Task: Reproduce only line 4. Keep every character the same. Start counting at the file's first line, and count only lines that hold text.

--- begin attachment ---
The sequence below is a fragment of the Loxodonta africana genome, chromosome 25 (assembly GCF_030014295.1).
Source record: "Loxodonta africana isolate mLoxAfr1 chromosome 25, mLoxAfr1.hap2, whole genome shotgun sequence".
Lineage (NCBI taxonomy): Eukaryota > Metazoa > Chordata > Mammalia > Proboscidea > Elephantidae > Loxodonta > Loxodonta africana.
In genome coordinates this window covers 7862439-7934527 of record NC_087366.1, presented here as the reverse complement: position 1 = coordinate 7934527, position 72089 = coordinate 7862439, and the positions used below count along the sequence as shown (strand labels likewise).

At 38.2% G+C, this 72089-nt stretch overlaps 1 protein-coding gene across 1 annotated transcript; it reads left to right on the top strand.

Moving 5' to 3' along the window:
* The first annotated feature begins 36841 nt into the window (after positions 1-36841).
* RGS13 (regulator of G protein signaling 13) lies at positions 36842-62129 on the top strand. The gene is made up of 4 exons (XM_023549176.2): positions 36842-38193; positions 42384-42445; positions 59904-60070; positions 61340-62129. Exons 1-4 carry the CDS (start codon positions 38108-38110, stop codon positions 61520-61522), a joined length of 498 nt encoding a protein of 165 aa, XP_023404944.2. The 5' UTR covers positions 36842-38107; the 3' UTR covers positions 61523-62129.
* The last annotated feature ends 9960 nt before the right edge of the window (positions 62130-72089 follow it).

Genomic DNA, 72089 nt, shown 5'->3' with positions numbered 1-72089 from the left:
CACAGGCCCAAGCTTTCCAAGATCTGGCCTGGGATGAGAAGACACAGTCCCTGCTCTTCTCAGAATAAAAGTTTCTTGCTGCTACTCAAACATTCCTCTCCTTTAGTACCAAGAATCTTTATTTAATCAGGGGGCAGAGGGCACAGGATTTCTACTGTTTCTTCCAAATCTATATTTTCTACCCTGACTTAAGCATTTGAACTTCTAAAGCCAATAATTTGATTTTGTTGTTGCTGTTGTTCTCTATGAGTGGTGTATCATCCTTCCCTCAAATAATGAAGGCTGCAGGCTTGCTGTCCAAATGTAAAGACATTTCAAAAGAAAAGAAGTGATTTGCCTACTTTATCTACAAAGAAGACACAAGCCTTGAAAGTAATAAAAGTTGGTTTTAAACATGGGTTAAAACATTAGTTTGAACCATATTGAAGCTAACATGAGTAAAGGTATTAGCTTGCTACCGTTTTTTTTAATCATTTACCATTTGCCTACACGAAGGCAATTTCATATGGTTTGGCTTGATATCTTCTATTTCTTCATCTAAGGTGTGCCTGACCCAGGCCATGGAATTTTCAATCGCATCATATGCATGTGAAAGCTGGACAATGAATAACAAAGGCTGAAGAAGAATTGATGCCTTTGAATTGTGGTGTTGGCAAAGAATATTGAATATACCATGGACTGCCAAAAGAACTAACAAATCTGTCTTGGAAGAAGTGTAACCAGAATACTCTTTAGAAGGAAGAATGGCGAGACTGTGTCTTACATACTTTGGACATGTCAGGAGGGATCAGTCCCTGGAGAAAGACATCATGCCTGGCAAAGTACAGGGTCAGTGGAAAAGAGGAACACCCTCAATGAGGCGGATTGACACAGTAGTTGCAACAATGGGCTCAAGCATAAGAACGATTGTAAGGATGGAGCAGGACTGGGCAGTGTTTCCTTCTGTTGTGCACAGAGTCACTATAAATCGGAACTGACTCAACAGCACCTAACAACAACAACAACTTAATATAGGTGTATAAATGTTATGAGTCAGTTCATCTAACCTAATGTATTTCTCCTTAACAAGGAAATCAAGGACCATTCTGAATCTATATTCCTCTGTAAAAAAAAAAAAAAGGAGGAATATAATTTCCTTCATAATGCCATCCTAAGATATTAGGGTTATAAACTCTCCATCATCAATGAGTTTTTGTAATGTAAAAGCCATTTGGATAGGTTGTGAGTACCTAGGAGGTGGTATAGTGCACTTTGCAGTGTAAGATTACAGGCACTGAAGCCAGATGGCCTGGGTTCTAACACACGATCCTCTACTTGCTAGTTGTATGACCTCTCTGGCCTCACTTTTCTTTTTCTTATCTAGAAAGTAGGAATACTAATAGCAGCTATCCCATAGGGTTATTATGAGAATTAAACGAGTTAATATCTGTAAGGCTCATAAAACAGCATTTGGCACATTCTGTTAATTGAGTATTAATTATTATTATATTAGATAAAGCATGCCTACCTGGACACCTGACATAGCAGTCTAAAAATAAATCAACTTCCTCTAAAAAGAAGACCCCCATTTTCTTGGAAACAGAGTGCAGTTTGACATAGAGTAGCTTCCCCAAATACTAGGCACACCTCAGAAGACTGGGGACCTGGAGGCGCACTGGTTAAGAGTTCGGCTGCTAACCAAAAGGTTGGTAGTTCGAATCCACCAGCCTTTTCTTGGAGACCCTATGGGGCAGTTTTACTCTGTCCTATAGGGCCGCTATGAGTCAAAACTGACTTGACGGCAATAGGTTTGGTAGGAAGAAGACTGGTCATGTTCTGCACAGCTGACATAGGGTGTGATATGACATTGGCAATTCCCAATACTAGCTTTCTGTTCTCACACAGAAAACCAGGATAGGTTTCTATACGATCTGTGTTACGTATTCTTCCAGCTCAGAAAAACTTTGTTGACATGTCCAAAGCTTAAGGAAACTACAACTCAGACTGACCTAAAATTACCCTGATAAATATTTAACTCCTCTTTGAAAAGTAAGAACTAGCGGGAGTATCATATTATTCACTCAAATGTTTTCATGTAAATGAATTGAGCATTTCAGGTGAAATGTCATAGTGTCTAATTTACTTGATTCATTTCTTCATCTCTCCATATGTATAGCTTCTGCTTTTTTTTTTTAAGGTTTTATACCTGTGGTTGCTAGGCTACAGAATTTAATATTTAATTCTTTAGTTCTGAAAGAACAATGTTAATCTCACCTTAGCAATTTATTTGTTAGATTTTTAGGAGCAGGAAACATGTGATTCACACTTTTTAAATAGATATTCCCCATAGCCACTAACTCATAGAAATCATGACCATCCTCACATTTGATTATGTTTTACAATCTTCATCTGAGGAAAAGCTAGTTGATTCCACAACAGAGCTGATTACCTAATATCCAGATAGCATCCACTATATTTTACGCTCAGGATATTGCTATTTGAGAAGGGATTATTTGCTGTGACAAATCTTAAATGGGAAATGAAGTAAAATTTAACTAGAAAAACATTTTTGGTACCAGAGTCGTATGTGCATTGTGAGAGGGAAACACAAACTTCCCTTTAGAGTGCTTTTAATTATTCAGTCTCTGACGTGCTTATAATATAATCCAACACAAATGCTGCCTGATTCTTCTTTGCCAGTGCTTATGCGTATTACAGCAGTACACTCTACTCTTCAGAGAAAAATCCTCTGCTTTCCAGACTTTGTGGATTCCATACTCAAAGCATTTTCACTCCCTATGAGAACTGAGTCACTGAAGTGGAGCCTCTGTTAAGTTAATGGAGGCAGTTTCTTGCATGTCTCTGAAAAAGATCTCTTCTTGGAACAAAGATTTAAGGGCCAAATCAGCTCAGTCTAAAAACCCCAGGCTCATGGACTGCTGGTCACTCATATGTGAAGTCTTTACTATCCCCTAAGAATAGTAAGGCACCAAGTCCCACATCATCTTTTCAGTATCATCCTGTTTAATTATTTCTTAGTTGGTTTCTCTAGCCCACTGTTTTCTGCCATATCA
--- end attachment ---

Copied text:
In genome coordinates this window covers 7862439-7934527 of record NC_087366.1, presented here as the reverse complement: position 1 = coordinate 7934527, position 72089 = coordinate 7862439, and the positions used below count along the sequence as shown (strand labels likewise).